When writing blog posts, most people are striving to create great content. Creating great content is very hard. Most often, content is niche content, irrelevant content, overlooked content, boring content, advertising content.
But every now and then, great content is created. Often by accident or by luck. How to recognise great content? By checking twitter. Thanks, jOOQ community for being there and sharing your humour and insights with the public. You’re making jOOQ what it is. Here’s some jOOQ community humour:
In general, I’m not a marketing guy, I prefer to develop code. But when I look at modern marketing tools that we developers have created for our marketing friends, I’m getting a bit jealous. Take this blog, for instance. It’s the perfect jOOQ marketing tool. Check out my 2013 visitor statistics:
Quite obviously, my February posts were given a lot more attention than my January posts even if I’m taking into account the average visitor that visits old posts, generating “background noise”. The reason is simple:
In February, I blogged mostly about controversial Java topics. Before, the topics were more technical and SQL-related (and thus objective and boring). Java blogs get more traction than SQL blogs.
My two blogging partners DZone and JCG tend to reblog Java posts more than SQL posts
Aha. So I should write more Java blog posts in order to get even more traffic. But I don’t just want traffic, I want “relevant” traffic.
How to generate “relevant” traffic
“Relevant” traffic for jOOQ is traffic that will generate “conversions”, e.g. people that may not know jOOQ before hitting this blog, checking out jOOQ and downloading it, because they read my articles. That’s an obvious case for “relevant” traffic.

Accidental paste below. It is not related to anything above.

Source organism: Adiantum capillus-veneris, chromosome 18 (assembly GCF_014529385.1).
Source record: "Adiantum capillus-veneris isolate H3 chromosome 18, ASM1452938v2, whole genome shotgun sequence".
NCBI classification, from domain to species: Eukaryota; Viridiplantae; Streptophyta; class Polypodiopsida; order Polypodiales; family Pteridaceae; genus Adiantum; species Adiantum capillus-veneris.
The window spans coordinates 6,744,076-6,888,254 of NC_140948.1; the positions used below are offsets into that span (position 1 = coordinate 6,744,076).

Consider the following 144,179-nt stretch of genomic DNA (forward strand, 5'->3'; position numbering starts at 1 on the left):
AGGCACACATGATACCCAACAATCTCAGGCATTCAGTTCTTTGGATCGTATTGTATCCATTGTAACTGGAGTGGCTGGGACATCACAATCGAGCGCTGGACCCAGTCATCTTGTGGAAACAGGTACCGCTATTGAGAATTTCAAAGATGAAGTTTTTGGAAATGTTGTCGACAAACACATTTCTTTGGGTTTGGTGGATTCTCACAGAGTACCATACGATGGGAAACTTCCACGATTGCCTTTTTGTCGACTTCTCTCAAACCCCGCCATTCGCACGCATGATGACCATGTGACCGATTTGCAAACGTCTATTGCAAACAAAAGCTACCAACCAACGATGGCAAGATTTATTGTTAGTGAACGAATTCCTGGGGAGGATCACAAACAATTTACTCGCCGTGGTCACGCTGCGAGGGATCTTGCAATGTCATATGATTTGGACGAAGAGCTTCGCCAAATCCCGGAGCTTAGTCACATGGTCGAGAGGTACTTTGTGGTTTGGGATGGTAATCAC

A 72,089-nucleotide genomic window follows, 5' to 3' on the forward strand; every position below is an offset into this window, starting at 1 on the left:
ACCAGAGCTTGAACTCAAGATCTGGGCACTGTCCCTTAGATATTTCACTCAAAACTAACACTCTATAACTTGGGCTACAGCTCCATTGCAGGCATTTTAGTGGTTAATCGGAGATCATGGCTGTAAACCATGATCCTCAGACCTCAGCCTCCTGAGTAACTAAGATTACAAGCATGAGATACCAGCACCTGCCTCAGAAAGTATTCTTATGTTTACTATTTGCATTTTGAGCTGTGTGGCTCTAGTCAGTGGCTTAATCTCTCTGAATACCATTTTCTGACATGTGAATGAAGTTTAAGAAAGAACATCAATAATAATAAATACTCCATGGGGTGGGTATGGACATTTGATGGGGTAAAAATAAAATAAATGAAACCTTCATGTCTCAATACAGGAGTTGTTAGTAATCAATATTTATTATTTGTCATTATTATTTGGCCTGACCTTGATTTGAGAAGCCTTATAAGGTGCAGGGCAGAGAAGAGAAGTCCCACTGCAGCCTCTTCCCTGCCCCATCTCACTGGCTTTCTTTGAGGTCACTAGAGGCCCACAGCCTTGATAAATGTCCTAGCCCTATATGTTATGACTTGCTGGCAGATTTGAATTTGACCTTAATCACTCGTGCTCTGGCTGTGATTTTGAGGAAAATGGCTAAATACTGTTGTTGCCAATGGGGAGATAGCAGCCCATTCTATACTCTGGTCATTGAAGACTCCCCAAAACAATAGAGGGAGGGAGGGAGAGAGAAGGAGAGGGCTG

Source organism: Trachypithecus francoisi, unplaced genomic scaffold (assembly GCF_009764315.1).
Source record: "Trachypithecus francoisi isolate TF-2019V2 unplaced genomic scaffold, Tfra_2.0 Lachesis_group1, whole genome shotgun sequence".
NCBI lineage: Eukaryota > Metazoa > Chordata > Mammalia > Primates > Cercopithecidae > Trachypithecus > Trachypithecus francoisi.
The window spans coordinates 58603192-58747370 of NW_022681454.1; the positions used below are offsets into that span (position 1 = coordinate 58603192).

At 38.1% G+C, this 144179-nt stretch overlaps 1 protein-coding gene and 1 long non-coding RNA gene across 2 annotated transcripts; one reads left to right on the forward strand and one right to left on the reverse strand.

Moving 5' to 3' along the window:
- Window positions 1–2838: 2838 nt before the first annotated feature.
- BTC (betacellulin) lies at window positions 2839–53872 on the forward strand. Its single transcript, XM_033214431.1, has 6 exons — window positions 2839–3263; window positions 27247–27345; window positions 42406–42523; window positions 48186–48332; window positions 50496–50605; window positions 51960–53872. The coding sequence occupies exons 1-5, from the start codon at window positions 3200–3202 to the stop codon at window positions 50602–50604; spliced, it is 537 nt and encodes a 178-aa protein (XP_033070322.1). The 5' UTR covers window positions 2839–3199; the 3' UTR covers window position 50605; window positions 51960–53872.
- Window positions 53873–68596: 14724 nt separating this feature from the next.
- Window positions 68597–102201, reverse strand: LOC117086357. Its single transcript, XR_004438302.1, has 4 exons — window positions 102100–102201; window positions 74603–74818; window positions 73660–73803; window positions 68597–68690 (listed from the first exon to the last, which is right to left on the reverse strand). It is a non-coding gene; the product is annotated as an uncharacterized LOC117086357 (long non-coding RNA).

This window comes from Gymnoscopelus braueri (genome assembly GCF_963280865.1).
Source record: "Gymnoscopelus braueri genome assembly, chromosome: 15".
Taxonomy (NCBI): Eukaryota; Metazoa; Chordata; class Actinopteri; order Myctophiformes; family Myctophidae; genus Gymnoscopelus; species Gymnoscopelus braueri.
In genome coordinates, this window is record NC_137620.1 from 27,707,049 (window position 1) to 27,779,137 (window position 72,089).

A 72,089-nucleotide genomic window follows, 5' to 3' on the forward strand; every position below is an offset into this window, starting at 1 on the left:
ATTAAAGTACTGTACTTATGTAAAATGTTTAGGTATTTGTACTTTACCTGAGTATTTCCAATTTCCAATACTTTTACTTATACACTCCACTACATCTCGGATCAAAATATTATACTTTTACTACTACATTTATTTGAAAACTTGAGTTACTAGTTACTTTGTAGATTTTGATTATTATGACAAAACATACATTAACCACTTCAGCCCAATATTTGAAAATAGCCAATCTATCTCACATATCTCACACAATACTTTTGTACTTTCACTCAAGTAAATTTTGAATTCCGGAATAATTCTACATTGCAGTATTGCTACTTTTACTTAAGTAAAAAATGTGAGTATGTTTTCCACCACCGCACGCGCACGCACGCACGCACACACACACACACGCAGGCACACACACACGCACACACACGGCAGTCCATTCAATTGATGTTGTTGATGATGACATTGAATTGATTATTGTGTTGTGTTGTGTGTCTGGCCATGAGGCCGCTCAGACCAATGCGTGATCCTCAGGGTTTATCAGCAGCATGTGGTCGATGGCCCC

But I also want to get people on my blog / website, because they are already (or not yet) using jOOQ and because they’re looking for something specific, like a jOOQ feature that they’re missing. Only few people will actually take the time to write up a nice, understandable e-mail with a well-explained use-case to issue a feature request on the jOOQ user group. They’re more likely to give up after a couple of google searches. Hence, it is important to take notice of those searches and to be sure that they will end up on my blog / website, not on some arbitrary google search result or on Stack Overflow (which is good, but which I cannot analyse). Here are some interesting search strings that have lead to “hidden” feature requests or blog posts in the past:
Search strings leading to blog posts
These search strings indicated that there are grounds for generating more relevant traffic on the blog:
martin fowler jooq: Yes, I’ve asked him too. Neither he himself, nor his company ThoughtWorks responded to my inquiries so far. I should really get on their tech radar…
The above examples show that I should probably write a post that shows the main disadvantages of LINQ (heavily reduced expressivity) compared to using SQL directly (very expressive, feature-rich language). In a way, LINQ and JPQL both attempt to cripple / standardise SQL by removing most of SQL’s features. Unsurprisingly, one of the most popular articles on this blog is this one here:
The above examples show that a library that is “true to SQL” in a way that it does not try to hide SQL’s syntax complexity hits the spot with many users.
These search strings help adding even more value to jOOQ. They are the “hidden feature requests” of jOOQ’s users. Tool vendors, use this knowledge and blog about your experience, products, thoughts, ideas. Give away free information that is interesting to a broad audience. It will pay back when you analyse your incoming traffic and the google search strings that people used to find your relevant blog (granted that your blog is somewhat relevant)!